Whiskey River American Pioneer Sharpening Puck

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  • Regular price $9.00

This is a very unique and aggressive no-nonsense sharpening puck that is made from what would normally be waste material from other pucks.  It is a mix of  aluminum oxide, silicon carbide, and a small amount of diamond in mixed grits. This varied blend of grits and materials give this puck the ability to very rapidly remove metal stock while leaving a much more polished finish than one would expect. It's ability to rapidly remove material lends itself very well to repairing big chips and dings in the field or where access to grinders is limited.  This puck is nice and light and close to half the size of our Arctic Fox sharpening puck. 

Although it's not necessary we do recommend saturating the puck with water before use.    

GRIT - Medium/Coarse.

Customer Reviews

Based on 7 reviews
Bruce Phlegar
The little puck that could

This puck is a little smaller than some other pucks I have used and it works as well as any of them. For the price, I keep one in the truck, one in the toolbox, and I have given some away to friends. I’ve used mine for field dressing a rough edge on axes and a couple knives. Not a finished edge but good enough to get the job done.

James Weber
Just Absolutely Awesome!!!

Absolutely Perfect!!! Just the right size and does just an awesome job of cleaning up any edge!!!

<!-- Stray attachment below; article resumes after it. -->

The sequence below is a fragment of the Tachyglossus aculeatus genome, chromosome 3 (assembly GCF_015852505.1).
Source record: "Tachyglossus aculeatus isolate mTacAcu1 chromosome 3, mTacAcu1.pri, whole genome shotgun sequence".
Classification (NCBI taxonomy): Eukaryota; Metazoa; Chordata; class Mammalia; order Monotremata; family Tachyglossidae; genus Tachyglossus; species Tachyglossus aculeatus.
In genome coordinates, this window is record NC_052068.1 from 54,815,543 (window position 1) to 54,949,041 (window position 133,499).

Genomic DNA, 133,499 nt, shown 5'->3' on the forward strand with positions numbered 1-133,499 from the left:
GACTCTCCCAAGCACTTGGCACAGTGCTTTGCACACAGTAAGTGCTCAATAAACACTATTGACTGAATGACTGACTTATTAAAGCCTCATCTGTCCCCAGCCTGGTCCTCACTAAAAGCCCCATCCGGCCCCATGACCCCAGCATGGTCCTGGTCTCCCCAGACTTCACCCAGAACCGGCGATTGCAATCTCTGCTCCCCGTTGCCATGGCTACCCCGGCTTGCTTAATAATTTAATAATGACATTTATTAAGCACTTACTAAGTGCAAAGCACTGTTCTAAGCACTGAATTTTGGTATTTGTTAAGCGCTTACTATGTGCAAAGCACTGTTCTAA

Alan Smith
Ease of use

I like the size of the puck easy to hold and use finger safe good grit. Thanks for a great product. Alan smith

Ernest Roy

Whiskey River American Pioneer Sharpening Puck

Matthew Carpenter
Required a bit of extra force

First I'll say that I'm happy with the puck overall, though I would prefer if it was as thick as the Arctic Fox puck for the sake of protecting one's fingers.

An odd quirk of the puck I received was that it required a lot more force to cut with each oscillation of the puck when sharpening. Normally I only apply a gentle amount of pressure when using a puck, but this isn't nearly enough for the American Pioneer puck to do its job. When I applied a normal amount of pressure with the AP puck, it only really wanted to polish the surface of the bit. It was only after I bore down on the puck a tad more that it really started to cut efficiently.